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How to Incorporate Pets into Your Estate Planning

April 27, 2014

The pet industry in the United States is a multi-billion dollar one. From places that specialize in breeding pets, to pet food companies, to pet health insurance, millions of dollars are spent every single day taking care of our furry little friends.

It makes sense, then, that pets should be included in estate planning. Many people see them as children, and just as a child’s future should be spelled out in as much detail as possible in an estate plan, so should a beloved pet’s.

Thankfully, there are some fairly easy things you can do to make sure your pet is well taken care of in the case where something happens to you. First and foremost is setting up a pet trust.

Pet trusts are becoming more and more common, and for a good reason. Not everyone has a large, close family that could take care of a pet for them, so more planning needs to be done. A pet trust can be especially helpful for single individuals, individuals with no relatives they feel close to, and married couples that don’t have kids.

When filling out a pet trust, it is important to do the following:

  • Name and describe your pet. Often times your pet’s caretaker will be caring for other pets as well, so providing as much detail about your pet as possible will help them keep track.

  • Accurately calculate the cost of their care. Pets can be expensive. They require food, veterinary visits, medications, operations, and many other recurring costs. Totaling all of that up and multiplying by their life expectancy will give you an estimated total, but you must also remember that just like humans, health care costs increase in later life.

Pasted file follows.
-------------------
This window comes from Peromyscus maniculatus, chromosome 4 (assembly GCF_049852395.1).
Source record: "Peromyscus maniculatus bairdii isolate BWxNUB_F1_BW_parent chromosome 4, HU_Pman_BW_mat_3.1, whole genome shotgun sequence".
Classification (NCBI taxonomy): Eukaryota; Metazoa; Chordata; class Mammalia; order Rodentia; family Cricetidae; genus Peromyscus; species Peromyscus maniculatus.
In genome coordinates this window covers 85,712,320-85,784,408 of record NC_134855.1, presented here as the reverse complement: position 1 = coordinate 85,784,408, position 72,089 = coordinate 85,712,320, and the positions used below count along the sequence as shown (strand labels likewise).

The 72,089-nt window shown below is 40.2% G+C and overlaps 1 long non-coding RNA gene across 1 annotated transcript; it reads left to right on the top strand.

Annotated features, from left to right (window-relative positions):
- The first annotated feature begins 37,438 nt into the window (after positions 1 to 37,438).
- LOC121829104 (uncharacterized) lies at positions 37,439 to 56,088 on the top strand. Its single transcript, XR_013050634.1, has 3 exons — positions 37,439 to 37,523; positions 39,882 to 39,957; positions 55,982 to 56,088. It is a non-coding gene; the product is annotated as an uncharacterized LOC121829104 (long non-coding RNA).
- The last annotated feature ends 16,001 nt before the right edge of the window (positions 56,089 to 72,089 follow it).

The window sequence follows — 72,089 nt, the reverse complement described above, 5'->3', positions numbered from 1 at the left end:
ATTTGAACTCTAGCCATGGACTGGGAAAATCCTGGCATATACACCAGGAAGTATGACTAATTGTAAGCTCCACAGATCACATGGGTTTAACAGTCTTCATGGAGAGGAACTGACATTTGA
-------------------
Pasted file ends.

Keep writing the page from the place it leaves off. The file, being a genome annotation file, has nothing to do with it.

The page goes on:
• Pick who will be in charge of providing care. This decision is fairly self-explanatory, but take it very seriously. They will need to not only provide the same level of care for your pet that you do, but they will also need to be financially responsible enough to know that all the provided money is specifically for your pet.

  • Outline what will happen with remaining money. When your pet eventually passes away, there might be money left over, and when that happens, you will need to outline what the caretaker is to do with the remaining funds.

If you go over these simple steps when planning for a pet trust, hopefully you will feel satisfied that should the worst happen, your pet will be cared for as well as possible.

If you ever have any questions or concerns regarding estate planning for humans or for pets, don’t hesitate to get in touch with a skilled attorney.